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More SSL trouble

Published: 2012-09-13
Last Updated: 2012-09-13 14:50:56 UTC
by Mark Baggett (Version: 1)
2 comment(s)

Researchers Juliano Rizzo and Thai Duong will present a new tool called "CRIME" at the upcoming Ekoparty 2012 conference in 5 days.    Their tool takes advantage of a flaw in the SPDY (speedy) TLS compression protocol implementation.   It allows an attacker to hijack an encrypted SSL session.    It appears that for this attack to work both the website and the browser must support the SPDY protocol.     Several widely used websites such as Google, Gmail and Twitter do support the SPDY protocol.    Both the Firefox and Chrome browsers also support this protocol.    Internet Explorer and Safari does not support SPDY and are not vulnerable.    

It is recommended that you disable the use of the SPDY protocol on your HTTPS websites until the problem is addressed.

References:

http://security.stackexchange.com/questions/19911/crime-how-to-beat-the-beast-successor

http://arstechnica.com/security/2012/09/crime-hijacks-https-sessions/

http://threatpost.com/en_us/blogs/new-attack-uses-ssltls-information-leak-hijack-https-sessions-090512

http://www.computerworld.com/s/article/9231013/Security_researchers_to_present_new_39_CRIME_39_attack_against_SSL_TLS

 

Join me in San Antonio Texas November 27th for SANS 504 Hacker Techniques, Exploits and Incident Response!  Register Today!!

Mark Baggett

Twitter: @MarkBaggett

2 comment(s)

Microsoft disrupts traffic associated with the Nitol botnet

Published: 2012-09-13
Last Updated: 2012-09-13 13:53:56 UTC
by Mark Baggett (Version: 1)
1 comment(s)

There is an interesting article that was just published by Microsoft's Digital Crimes Unit.   Attackers have been infecting manufacturer supply chains to spread their evil warez.   Some unnamed manufacturers have been selling products loaded with "counterfeit versions of Windows software embedded with harmful malware."   The article goes on to say that the "Malware allows criminals to steal a person’s personal information to access and abuse their online services, including e-mail, social networking accounts and online bank accounts. Examples of this abuse include malware sending fake e-mails and social media posts to a victim’s family, friends and co-workers to scam them out of money, sell them dangerous counterfeit drugs, and infect their computers with malware."    Microsoft worked with law enforcement and began filtering traffic associated with the domain 3322.org to disrupt the botnet's communications.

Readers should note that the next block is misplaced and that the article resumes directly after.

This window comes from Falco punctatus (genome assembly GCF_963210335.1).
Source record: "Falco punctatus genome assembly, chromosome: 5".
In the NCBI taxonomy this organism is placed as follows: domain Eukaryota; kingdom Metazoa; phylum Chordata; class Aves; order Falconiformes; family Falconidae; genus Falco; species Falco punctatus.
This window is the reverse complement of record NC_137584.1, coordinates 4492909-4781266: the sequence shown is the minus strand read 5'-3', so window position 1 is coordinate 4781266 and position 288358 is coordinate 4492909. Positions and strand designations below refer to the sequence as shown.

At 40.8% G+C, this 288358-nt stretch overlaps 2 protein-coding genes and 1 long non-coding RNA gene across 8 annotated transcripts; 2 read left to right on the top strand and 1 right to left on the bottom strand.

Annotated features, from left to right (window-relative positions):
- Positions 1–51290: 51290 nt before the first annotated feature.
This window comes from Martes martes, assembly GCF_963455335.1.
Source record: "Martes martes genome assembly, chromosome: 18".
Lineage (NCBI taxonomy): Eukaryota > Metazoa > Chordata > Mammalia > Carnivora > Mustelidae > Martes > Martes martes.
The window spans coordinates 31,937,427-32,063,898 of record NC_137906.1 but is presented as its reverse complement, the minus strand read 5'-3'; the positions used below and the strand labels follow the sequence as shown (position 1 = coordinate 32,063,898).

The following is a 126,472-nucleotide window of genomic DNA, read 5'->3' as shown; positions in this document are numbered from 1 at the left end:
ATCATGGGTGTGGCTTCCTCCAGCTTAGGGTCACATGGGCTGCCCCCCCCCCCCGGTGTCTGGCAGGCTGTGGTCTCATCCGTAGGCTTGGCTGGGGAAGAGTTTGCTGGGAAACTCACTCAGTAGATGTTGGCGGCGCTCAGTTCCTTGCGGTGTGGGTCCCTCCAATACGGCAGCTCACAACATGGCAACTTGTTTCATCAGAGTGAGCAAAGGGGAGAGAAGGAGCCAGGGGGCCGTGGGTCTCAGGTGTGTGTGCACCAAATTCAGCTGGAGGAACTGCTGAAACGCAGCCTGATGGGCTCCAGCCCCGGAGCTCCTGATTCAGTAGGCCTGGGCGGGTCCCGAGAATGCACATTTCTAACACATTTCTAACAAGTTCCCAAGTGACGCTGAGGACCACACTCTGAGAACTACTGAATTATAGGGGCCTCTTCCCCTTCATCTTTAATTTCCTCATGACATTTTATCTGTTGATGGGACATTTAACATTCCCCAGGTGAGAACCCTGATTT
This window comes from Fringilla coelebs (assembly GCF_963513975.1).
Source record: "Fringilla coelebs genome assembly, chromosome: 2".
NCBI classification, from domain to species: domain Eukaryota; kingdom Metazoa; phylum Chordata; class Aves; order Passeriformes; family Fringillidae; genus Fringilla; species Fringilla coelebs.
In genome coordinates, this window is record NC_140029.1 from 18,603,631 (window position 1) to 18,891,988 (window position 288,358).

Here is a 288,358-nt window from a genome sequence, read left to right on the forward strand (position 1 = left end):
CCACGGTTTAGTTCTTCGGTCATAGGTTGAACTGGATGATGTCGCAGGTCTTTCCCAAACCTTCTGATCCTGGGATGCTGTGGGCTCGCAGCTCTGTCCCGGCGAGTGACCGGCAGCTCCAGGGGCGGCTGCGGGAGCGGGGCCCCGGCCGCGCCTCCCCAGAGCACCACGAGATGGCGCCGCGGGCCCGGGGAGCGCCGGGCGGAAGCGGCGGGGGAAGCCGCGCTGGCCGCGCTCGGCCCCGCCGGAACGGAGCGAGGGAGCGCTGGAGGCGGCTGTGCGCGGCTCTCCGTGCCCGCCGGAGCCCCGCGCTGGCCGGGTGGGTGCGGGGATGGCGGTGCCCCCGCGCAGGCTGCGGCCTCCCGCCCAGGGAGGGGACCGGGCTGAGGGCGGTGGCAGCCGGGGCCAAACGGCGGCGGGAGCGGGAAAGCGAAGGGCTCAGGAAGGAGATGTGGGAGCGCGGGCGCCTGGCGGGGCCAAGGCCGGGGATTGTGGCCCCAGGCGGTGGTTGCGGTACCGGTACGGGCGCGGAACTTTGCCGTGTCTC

The full story is here:  http://blogs.technet.com/b/microsoft_blog/archive/2012/09/13/microsoft-disrupts-the-emerging-nitol-botnet-being-spread-through-an-unsecure-supply-chain.aspx

 

Join me in San Antonio Texas November 27th for SANS 504 Hacker Techniques, Exploits and Incident Response!  Register Today!!

Mark Baggett

Twitter: @MarkBaggett

1 comment(s)

TCP Fuzzing with Scapy

Published: 2012-09-13
Last Updated: 2012-09-13 03:07:16 UTC
by Mark Baggett (Version: 1)
0 comment(s)

Greetings ISC Readers!   Today I wanted to share a technique that I find quite useful when I fuzz TCP applications with scapy.   Scapy is a Python module used for packet parsing and packet crafting.   With scapy you can create just about any packet your heart desires, transmit it to a target, capture the response and respond again accordingly.  It is an excellent tool to use for fuzzing network protocols.    But it does require a bit of work when fuzzing TCP protocols because you need to track the sequence and acknowledgement numbers.   There are countless examples of this on the internet, but let's look at it here briefly.   To establish a three way handshake you could do the following.